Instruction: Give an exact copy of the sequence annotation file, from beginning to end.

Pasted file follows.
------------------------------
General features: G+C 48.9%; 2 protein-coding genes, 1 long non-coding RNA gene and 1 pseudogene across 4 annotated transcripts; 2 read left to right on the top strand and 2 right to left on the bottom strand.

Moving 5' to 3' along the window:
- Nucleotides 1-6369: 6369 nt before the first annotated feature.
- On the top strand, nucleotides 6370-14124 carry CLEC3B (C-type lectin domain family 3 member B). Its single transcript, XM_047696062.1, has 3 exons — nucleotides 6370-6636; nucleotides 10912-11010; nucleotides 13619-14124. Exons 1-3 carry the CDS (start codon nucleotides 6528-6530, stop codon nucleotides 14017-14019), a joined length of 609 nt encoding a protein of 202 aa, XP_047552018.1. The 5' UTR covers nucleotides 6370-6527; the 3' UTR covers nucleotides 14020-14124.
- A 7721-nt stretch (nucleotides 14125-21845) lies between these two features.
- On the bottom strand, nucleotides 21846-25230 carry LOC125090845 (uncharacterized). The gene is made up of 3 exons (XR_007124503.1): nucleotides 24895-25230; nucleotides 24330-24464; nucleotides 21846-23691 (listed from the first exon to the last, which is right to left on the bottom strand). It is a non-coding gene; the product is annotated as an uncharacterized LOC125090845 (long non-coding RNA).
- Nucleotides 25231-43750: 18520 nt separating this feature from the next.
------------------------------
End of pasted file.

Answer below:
General features: G+C 48.9%; 2 protein-coding genes, 1 long non-coding RNA gene and 1 pseudogene across 4 annotated transcripts; 2 read left to right on the top strand and 2 right to left on the bottom strand.

Moving 5' to 3' along the window:
- Nucleotides 1-6369: 6369 nt before the first annotated feature.
- On the top strand, nucleotides 6370-14124 carry CLEC3B (C-type lectin domain family 3 member B). Its single transcript, XM_047696062.1, has 3 exons — nucleotides 6370-6636; nucleotides 10912-11010; nucleotides 13619-14124. Exons 1-3 carry the CDS (start codon nucleotides 6528-6530, stop codon nucleotides 14017-14019), a joined length of 609 nt encoding a protein of 202 aa, XP_047552018.1. The 5' UTR covers nucleotides 6370-6527; the 3' UTR covers nucleotides 14020-14124.
- A 7721-nt stretch (nucleotides 14125-21845) lies between these two features.
- On the bottom strand, nucleotides 21846-25230 carry LOC125090845 (uncharacterized). The gene is made up of 3 exons (XR_007124503.1): nucleotides 24895-25230; nucleotides 24330-24464; nucleotides 21846-23691 (listed from the first exon to the last, which is right to left on the bottom strand). It is a non-coding gene; the product is annotated as an uncharacterized LOC125090845 (long non-coding RNA).
- Nucleotides 25231-43750: 18520 nt separating this feature from the next.